< Slip No. 651 Clue list 6 Aug 1961 Slip image Slip No. 660 >

XIMENES CROSSWORD No. 656

FIDDLESTICKS

1.  J. Fryde (NWl0): Plays about with internal control-rod? It’s all malarkey to the Yanks (stick in fiddles [see comments]).

2.  P. W. W. Leach (Fareham): Observer’s instrument in fantastic space flight becomes jammed in moonshine! (fiddle sticks; ref; “The cat & the fiddle…”).

3.  C. E. Gates (Kettering): Caustic comment evoked by traffic jams! (fiddle sticks; traffic = trade disgracefully).

H.C.

C. Allen Baker (Milnathort): Bows and scrapes and old-fashioned bobs may merely make one twist stays! (fiddles ticks, fiddle-sticks; bob, tap = tick (obs.), twist = fiddle).

D. B. J. Ambler (Kew): Financial wangles? With credit squeeze only just started, that’s absurd! (fiddles tick s).

J. W. Bates (Westcliff-on-Sea): A device for preventing things from slipping is attached—they wear a G-string! (fiddle sticks).

J. M. Bennett (Sutton Coldfield): Junk, as used in scouting, is kit and furniture (fiddle sticks; scout = mock, kit = violin).

F. E. Dixon (Dublin): Regenerate sick flies with D.D.T.! Nonsense! (anag.).

Dr W. M. Easther (Eastbourne): Pooh Bah bows but hesitates to indulge in trivialities at first (fiddle + sticks, 2 defs.; interjections; ref. Mikado, Act 1).

Mrs N. Fisher (Stroud): The bows and scrapes executed by parasites (fiddles ticks).

S. Goldie (Enfield): Moonshine! Art trifling with ’empen ’omespuns? (fiddlest ’icks; ref. MND).

J. H. Grummitt (Belfast): Bow Group monkeys with credits (fiddles sticks; ref. Conservative think tank).

F. G. Illingworth (Burley): Davidson’s beginning to split the ragged field, and stays the rot! (D in anag. + sticks ref. Alan D., Aus. cricketer).

Mrs E. McFee (Rhos-on-Sea): What makes flies sick mixed with D.D.T.? Fudge! (anag.).

T. W. Melluish (SE24): Musical staves demanding clefs. Kits did also (anag. & lit.).

D. P. M. Michael (Newport): See these! Gus must be about to have a stab (stick in fiddles, & lit.; plural of gu).

C. J. Morse (SW10): Toy spears and bows,—pooh! You play with them when you’re in leading strings! (fiddle sticks; toy, spear, vbs.).

J. W. Parr (Reigate): If D deck’s listing, toss off the last gin cocktail and scramble for the bows (anag. less anag.).

H. Rainger (SW6): Mess about with stays—things to draw over tight-stretched guts (fiddle sticks).

R. E. Scraton (Hayes): Adverse comment from stalls after play? (fiddle sticks, & lit.).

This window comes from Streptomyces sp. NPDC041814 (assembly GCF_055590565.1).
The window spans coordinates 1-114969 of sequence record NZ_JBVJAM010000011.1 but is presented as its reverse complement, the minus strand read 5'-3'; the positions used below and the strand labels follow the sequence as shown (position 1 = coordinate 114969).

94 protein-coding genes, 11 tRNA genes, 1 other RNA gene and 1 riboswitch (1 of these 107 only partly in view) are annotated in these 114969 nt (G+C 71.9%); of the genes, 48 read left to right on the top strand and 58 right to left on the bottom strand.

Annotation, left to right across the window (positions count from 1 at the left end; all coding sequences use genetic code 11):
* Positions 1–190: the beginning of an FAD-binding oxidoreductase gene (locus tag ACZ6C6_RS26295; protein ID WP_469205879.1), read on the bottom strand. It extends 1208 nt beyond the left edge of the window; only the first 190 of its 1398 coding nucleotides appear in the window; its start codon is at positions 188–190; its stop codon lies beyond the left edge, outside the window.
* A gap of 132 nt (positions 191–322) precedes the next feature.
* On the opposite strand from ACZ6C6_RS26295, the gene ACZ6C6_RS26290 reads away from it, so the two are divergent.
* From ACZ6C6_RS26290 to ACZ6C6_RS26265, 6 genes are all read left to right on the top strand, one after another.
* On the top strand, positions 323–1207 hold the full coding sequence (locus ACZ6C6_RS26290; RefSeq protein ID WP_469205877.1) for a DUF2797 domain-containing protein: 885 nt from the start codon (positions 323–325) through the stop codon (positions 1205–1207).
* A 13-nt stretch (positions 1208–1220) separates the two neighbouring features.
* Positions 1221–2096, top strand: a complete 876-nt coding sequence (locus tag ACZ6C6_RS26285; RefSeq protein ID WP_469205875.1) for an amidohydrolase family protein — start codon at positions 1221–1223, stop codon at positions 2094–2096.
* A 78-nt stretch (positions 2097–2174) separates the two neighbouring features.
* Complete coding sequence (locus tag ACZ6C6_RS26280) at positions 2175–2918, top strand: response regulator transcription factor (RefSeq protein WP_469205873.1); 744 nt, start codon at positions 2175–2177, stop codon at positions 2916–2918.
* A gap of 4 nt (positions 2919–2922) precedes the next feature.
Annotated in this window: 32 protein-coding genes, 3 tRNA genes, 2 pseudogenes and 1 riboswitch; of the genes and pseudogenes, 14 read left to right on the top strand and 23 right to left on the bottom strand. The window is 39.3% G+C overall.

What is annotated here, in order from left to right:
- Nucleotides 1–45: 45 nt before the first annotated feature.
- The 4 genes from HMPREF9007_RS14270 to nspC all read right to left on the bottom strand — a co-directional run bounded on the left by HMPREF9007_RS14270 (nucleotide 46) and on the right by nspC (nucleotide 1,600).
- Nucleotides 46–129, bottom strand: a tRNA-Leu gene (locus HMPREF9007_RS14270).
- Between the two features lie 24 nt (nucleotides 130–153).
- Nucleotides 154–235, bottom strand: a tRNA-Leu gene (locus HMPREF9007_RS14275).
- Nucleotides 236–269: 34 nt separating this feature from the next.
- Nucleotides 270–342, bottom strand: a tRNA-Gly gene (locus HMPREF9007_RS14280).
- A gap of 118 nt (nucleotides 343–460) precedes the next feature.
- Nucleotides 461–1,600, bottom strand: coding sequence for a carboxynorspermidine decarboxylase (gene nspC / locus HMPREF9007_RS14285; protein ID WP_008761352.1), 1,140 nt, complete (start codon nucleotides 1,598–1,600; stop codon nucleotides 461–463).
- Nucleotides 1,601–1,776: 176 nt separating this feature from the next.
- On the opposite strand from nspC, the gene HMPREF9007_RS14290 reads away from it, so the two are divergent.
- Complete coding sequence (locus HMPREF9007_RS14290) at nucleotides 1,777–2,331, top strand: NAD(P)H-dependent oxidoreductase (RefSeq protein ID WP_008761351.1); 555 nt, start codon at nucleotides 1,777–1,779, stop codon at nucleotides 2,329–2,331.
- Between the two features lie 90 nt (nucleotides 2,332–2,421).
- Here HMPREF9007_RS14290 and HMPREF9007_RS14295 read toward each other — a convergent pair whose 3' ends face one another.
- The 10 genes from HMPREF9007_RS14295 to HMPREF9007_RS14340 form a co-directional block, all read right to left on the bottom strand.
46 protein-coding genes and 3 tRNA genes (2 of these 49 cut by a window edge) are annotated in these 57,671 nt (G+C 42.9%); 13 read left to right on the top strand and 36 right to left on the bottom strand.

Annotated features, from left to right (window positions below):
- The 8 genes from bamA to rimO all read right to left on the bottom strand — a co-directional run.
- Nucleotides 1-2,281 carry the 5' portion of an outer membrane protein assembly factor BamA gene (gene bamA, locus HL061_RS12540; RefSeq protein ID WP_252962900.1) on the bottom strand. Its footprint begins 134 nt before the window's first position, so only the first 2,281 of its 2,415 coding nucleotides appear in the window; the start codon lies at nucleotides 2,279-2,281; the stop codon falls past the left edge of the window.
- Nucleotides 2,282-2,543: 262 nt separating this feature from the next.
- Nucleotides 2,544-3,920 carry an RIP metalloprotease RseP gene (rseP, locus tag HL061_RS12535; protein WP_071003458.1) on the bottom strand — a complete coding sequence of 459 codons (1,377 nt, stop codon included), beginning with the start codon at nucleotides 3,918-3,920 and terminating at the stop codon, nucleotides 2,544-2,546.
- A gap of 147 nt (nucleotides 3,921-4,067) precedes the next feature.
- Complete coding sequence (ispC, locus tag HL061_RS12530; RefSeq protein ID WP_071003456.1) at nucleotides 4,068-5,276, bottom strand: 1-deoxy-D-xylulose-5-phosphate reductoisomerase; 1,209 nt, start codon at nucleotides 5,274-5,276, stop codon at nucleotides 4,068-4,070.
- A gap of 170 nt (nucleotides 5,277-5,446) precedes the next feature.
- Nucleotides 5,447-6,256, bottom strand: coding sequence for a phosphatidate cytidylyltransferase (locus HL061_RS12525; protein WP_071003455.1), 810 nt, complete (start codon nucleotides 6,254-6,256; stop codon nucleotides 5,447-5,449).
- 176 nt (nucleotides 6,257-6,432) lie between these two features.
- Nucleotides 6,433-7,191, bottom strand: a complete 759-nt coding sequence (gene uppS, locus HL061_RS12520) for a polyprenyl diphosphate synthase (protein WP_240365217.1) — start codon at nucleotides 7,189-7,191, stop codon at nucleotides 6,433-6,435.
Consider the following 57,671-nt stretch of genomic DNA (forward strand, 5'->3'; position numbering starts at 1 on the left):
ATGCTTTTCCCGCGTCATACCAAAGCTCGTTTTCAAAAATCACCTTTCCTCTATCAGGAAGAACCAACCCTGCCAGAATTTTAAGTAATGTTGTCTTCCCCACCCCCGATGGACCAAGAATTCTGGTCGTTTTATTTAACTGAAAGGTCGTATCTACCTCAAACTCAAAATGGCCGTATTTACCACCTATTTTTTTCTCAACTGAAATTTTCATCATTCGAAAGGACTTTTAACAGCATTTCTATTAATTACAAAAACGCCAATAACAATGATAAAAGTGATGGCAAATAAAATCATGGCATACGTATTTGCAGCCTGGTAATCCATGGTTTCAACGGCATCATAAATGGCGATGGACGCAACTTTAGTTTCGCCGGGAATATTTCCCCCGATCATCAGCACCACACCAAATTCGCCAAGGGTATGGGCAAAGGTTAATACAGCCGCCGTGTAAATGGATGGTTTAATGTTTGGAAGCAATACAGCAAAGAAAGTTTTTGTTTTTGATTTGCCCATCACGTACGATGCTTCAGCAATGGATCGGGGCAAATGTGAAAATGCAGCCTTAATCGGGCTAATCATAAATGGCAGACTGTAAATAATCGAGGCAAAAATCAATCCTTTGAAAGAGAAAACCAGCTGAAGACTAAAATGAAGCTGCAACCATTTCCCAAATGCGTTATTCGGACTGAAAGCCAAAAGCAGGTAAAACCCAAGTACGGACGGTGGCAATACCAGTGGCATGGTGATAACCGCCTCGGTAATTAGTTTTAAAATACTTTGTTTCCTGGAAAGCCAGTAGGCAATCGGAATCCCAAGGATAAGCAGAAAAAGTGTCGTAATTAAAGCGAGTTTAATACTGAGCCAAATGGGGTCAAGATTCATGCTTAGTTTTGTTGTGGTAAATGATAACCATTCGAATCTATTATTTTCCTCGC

F. T. Walton (Birmingham): Doodlebugs round the sun? You must be Gaga! (s in fiddle ticks; doodle, vb.).

RUNNERS-UP

F. D. H. Atkinson, G. F. Bamford, Mrs K. Bollag-Bower (Kuwait), A. H. P. Cardew, J. C. Charasse, P. M. Coombs, G. H. DuBoulay, J. H. Eyre, M. C. Foakes, F. D. Gardiner, A. B. Gardner, S. B. Green, Mrs M. Henderson, Lt Cdr M. J. Hickman, P. Jubb, M. J. Lanchester, Capt G. Langham, A. Lawrie, Mrs R. D. Lemon, A. F. Lerrigo, Miss G. M. May, E. L. Mellersh, T. J. Moorey, K. Neale, F. E. Newlove, D. C. Pope, G. H. Ravenor, Rev H. B. Roberts, T. E. Sanders, E. O. Seymour, Mrs E. Shackleton, H. J. Snelgar, J. G. Stubbs, J. B. Sweeting, Col R. G. Turner, J. Ward, J. F. N. Wedge, Dr J. G. P. Williams.
 

COMMENTS:—267 entries, 247 correct. A rather small but good and accurate entry, with plenty of variety in the clues, though, as has happened several times lately, one obvious idea produced so many similar clues that only the best of them could even be runners-up: this time it was trifle(s) and jam(s). The winner’s brilliant topical clue was accompanied by the following press cutting, which I quote here in full:—“Mr. C. Stark Draper, chief of aeronautical engineering at Massachusetts Institute of Technology, said at a conference of scientists in California that Russian claims that Titov controlled the course of his space ship were ‘malarkey’.”
 
I must apologise for a bit of very loose thinking in my clue to 25 down, TWEEL. Weavers produce it, not spinners! So the clue might have read:—“Product of Glasgow weaver, or the Bradford spinner?” I thank the three or four competitors who called attention to the inaccuracy, which doesn’t seem to have worried many people. The history of this bad clue may be of interest! A very long time ago, in No. 30, TWEEL was the word set for competition: when one of these recurs, I generally use the old 1st prize clue. On looking back at the slip this time, I found it was a “straight” clue—“Jean is north of the Border.” I should now regard that as a bit fierce for an unfamiliar word, so I went on to No. 2, which was “Spinning in Yorkshire? No, woven in Scotland.” The note was “t’wheel”: it didn’t seem to me now that this was any too sound. I fooled about with the idea, and found with interest that “weel” was a whirlpool: this seemed better for “spinner” than the mere sound of “wheel.” So, with a good deal too much spinning going on in my mind, I ended up with the disgraceful version published! I have just looked through the rest of the clues in the slip, and they don’t now seem very exciting—but that was 1946! In case the word occurs again, I should welcome suggestions: I think it’s a bit of a brute!
 

 
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